Will AB InBevs CEO, Carlos Brito, be able to turnaround his companys performance in Brazil?

Will AB InBev's CEO, Carlos Brito, be able to turnaround his company's performance in Brazil?

Earlier this week, Anheuser-Busch InBev released its full-year figures for 2016 and, although the markets had been prepared for bad news, analysts were surprised to discover things were worse than they'd anticipated.

The Budweiser brewer, hit by Brazil's weak economy, suffered big misses on market estimates of top-line growth including a nine-percentage point miss on Q4 organic EBIT and a three-point miss on global volumes. The performance was so bad that CEO Carlos Brito and other executives did not collect their bonuses for the year.

"If there's one thing AB InBev executive management won't be taking home this year, it's a fistful of dollars," says Barclay's Simon Hales, who in a note today unearthed a rich vein of Spaghetti-Western references to sum up AB InBev's disappointing results.

The good, Hales writes, comes from the ongoing cost synergies from the brewer's SABMiller takeover. The bad was the Brazilian plunge. The inevitable ugly was a 10% cut to full-year 2017 earnings estimates.

"There is no getting away from it," Hales warns. "Q4 16 results were bad."

At Exane BNPP Staples, Eamonn Ferry sums it up by saying: "We had feared the worst for Q4. Unfortunately, our fears were realised." Again, Brazil was identified as the "culprit" dragging down sales, volumes and profits.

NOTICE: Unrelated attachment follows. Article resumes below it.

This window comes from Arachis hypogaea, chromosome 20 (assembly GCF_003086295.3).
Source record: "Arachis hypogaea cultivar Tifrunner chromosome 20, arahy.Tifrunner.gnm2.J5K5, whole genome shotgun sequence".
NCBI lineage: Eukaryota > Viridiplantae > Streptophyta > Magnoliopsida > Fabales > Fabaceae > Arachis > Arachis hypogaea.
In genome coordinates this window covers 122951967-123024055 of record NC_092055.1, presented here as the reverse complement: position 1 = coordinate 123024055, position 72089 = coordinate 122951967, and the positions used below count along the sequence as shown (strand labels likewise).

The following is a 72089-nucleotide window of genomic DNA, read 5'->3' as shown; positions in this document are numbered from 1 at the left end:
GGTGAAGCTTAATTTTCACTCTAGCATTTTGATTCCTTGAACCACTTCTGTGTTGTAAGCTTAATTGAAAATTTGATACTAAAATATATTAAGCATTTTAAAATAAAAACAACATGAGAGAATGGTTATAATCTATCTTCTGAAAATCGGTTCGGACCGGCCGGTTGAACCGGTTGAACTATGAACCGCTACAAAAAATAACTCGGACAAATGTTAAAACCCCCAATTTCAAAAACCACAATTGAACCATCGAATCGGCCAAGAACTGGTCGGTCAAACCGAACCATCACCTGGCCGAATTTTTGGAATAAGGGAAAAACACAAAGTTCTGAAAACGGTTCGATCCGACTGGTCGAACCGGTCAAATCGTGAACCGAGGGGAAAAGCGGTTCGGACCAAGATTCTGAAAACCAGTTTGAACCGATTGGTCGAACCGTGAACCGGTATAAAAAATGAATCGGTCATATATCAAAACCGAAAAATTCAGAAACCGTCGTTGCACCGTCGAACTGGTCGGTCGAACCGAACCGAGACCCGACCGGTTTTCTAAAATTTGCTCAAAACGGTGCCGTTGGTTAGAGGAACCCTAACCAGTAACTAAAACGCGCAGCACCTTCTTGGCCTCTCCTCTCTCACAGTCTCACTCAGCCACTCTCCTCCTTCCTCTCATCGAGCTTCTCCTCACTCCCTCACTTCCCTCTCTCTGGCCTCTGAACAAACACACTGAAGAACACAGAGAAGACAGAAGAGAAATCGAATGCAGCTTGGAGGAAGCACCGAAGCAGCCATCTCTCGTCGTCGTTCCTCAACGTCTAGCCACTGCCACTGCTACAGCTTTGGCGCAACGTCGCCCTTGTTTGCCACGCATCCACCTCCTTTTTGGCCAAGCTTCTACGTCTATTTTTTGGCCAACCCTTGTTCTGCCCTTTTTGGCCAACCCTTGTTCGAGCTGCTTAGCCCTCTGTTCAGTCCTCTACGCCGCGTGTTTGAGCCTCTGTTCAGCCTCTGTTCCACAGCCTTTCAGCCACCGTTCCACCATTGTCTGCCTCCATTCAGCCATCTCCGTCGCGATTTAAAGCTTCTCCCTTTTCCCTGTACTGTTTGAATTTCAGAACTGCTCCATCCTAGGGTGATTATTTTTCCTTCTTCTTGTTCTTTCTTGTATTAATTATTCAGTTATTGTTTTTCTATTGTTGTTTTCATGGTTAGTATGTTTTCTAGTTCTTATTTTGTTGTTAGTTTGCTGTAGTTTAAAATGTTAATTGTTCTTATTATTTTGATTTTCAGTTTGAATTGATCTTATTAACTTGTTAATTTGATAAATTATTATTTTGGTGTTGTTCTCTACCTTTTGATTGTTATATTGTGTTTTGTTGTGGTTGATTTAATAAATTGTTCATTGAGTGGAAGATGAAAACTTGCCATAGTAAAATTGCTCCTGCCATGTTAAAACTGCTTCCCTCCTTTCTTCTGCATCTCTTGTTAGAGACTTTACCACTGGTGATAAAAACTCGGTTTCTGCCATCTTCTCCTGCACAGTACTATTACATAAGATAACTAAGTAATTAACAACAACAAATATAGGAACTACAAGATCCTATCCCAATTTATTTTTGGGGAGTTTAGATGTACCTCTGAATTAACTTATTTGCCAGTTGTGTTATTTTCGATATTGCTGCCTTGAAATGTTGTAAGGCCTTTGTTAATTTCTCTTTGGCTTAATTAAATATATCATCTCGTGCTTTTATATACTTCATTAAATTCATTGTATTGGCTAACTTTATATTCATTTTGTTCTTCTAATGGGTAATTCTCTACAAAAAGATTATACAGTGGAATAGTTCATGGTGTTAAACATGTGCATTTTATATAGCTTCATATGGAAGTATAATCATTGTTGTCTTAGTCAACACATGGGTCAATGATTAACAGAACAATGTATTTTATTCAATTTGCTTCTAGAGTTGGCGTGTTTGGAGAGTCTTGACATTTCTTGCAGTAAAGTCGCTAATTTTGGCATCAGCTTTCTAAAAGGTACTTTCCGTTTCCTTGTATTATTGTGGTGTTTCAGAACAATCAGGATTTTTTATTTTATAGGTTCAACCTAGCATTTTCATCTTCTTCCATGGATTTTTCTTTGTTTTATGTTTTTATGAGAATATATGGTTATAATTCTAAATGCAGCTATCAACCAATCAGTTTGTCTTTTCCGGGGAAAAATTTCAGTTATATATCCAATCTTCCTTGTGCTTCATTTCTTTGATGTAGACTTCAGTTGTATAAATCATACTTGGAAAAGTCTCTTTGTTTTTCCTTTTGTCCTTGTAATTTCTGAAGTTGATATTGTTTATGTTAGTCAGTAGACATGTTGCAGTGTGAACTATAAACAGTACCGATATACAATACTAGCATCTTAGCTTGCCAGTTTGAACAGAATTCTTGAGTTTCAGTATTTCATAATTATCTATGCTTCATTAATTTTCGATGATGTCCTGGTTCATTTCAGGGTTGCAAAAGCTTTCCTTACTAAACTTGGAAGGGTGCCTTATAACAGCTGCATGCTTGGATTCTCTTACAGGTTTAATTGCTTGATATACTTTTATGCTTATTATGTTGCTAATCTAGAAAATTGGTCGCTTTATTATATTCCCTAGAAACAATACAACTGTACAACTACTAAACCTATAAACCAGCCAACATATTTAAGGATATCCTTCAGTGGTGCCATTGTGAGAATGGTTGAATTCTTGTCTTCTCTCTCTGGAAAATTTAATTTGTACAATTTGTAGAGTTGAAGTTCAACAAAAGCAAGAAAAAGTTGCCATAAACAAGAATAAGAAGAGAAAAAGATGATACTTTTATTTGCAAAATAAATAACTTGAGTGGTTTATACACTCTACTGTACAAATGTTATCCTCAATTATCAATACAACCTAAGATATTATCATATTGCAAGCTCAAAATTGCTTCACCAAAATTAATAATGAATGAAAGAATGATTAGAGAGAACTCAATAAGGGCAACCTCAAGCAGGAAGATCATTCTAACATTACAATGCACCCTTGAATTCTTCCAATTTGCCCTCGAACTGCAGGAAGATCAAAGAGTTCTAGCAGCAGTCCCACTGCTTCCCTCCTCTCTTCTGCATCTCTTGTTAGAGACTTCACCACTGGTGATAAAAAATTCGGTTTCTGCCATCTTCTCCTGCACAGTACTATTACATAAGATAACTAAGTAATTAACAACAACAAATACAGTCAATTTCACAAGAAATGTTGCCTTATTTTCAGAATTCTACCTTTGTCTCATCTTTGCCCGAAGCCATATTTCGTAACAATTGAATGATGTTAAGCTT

There were, however, a number of bright spots.

Bernstein's Trevor Stirling said that last year's FX headwinds (A US$300m drag in Q4 2016) will turn into tailwinds this year, giving a boost to performance. There is also the potential purchase by Heineken of Kirin's Brazil unit. According to Bernstein's thinking, this could bring much-needed rationality to pricing in the country as Heineken is more value-focussed than Brasil Kirin was, even in its former incarnation as the independent Schincariol.

AB InBev maintains that its strategy in Brazil has been correct so far, despite suffering a year that Brito labelled "one of the toughest... in our history". Asked yesterday if he would have done things differently had he known how it would turn out, Brito stuck to his guns, saying that his plan for the Brazil market - to benefit from strong demographics and commit to returnable glass bottles - will win through in the long-term.

Analysts appear willing, thus far, to give the CEO time to prove himself right. After all, AB InBev isn't the only one hurting in Brazil. It just suffers more because it controls two-thirds of the country's beer market.

More quarterly results like yesterday's, however, would put pressure on Brito, no matter how many bonuses he forewent.

Luckily, the SABMiller takeover, completed in October, has given him breathing space when it comes to improving performance. In notes today, analyst generally cite the synergies from the deal - which are already appearing - as reasons to be optimistic. It takes time to settle in a business the size of SAB, despite its pared-down profile following AB InBev sell-offs to appease anti-monopoly watchdogs around the world.

It is time Brito needs to use well. If significant progress is not seen by this time next year, investor patience may wear thin. What would happen then? To continue the Spaghetti-Western references, some of AB InBev's more trigger-happy shareholders may start hankering for a new sheriff in town.

Anheuser-Busch InBev Full-Year 2016 results - Click here for just-drinks' full round-up